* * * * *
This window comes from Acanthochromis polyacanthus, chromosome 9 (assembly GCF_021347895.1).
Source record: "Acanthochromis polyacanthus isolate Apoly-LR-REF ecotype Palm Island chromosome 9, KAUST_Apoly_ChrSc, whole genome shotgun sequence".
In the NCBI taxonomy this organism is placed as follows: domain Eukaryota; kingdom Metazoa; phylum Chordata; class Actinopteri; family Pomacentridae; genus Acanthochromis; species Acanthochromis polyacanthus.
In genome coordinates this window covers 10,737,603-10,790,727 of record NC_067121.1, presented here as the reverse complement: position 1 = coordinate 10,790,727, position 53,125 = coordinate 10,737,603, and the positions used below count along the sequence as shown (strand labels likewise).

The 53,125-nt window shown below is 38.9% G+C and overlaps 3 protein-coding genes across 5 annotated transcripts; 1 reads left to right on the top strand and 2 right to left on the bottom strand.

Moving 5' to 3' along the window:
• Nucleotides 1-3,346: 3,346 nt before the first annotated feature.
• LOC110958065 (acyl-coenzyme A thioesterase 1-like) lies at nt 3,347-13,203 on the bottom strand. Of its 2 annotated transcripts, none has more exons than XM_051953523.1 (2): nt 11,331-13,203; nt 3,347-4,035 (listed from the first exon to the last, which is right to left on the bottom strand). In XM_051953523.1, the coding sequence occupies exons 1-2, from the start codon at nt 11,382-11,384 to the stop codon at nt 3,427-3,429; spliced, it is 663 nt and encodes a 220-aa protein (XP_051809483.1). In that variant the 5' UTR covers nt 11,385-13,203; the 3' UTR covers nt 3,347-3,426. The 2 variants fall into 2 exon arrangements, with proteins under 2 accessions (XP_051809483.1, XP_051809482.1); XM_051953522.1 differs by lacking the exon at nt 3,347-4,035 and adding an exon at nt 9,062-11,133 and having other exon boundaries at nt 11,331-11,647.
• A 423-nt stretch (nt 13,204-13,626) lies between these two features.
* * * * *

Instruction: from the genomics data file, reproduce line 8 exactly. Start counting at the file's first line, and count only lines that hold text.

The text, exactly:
• LOC110958065 (acyl-coenzyme A thioesterase 1-like) lies at nt 3,347-13,203 on the bottom strand. Of its 2 annotated transcripts, none has more exons than XM_051953523.1 (2): nt 11,331-13,203; nt 3,347-4,035 (listed from the first exon to the last, which is right to left on the bottom strand). In XM_051953523.1, the coding sequence occupies exons 1-2, from the start codon at nt 11,382-11,384 to the stop codon at nt 3,427-3,429; spliced, it is 663 nt and encodes a 220-aa protein (XP_051809483.1). In that variant the 5' UTR covers nt 11,385-13,203; the 3' UTR covers nt 3,347-3,426. The 2 variants fall into 2 exon arrangements, with proteins under 2 accessions (XP_051809483.1, XP_051809482.1); XM_051953522.1 differs by lacking the exon at nt 3,347-4,035 and adding an exon at nt 9,062-11,133 and having other exon boundaries at nt 11,331-11,647.